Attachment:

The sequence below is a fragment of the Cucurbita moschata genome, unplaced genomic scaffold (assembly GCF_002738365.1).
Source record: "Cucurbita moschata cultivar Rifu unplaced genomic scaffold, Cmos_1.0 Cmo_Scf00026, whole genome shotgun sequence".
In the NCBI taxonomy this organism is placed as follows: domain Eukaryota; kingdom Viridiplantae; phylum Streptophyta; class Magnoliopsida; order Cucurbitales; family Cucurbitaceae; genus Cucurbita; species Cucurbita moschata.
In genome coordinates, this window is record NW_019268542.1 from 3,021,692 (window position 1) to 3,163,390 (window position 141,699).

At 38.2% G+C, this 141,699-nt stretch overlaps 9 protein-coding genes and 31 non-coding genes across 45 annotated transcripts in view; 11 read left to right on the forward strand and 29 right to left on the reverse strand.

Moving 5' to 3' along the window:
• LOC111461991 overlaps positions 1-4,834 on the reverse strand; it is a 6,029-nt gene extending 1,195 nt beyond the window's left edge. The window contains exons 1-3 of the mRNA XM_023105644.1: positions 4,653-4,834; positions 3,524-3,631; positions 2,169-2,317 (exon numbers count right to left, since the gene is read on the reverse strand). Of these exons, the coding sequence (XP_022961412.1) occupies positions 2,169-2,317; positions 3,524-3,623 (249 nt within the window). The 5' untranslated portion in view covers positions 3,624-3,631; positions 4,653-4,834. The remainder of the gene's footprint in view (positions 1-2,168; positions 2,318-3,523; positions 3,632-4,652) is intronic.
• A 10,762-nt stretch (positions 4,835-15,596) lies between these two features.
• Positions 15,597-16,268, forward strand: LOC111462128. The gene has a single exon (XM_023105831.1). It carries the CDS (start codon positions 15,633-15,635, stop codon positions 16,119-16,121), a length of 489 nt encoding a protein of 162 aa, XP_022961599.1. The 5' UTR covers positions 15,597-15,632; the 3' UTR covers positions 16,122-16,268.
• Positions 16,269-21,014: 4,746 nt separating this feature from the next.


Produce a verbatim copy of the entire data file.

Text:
The sequence below is a fragment of the Cucurbita moschata genome, unplaced genomic scaffold (assembly GCF_002738365.1).
Source record: "Cucurbita moschata cultivar Rifu unplaced genomic scaffold, Cmos_1.0 Cmo_Scf00026, whole genome shotgun sequence".
In the NCBI taxonomy this organism is placed as follows: domain Eukaryota; kingdom Viridiplantae; phylum Streptophyta; class Magnoliopsida; order Cucurbitales; family Cucurbitaceae; genus Cucurbita; species Cucurbita moschata.
In genome coordinates, this window is record NW_019268542.1 from 3,021,692 (window position 1) to 3,163,390 (window position 141,699).

At 38.2% G+C, this 141,699-nt stretch overlaps 9 protein-coding genes and 31 non-coding genes across 45 annotated transcripts in view; 11 read left to right on the forward strand and 29 right to left on the reverse strand.

Moving 5' to 3' along the window:
• LOC111461991 overlaps positions 1-4,834 on the reverse strand; it is a 6,029-nt gene extending 1,195 nt beyond the window's left edge. The window contains exons 1-3 of the mRNA XM_023105644.1: positions 4,653-4,834; positions 3,524-3,631; positions 2,169-2,317 (exon numbers count right to left, since the gene is read on the reverse strand). Of these exons, the coding sequence (XP_022961412.1) occupies positions 2,169-2,317; positions 3,524-3,623 (249 nt within the window). The 5' untranslated portion in view covers positions 3,624-3,631; positions 4,653-4,834. The remainder of the gene's footprint in view (positions 1-2,168; positions 2,318-3,523; positions 3,632-4,652) is intronic.
• A 10,762-nt stretch (positions 4,835-15,596) lies between these two features.
• Positions 15,597-16,268, forward strand: LOC111462128. The gene has a single exon (XM_023105831.1). It carries the CDS (start codon positions 15,633-15,635, stop codon positions 16,119-16,121), a length of 489 nt encoding a protein of 162 aa, XP_022961599.1. The 5' UTR covers positions 15,597-15,632; the 3' UTR covers positions 16,122-16,268.
• Positions 16,269-21,014: 4,746 nt separating this feature from the next.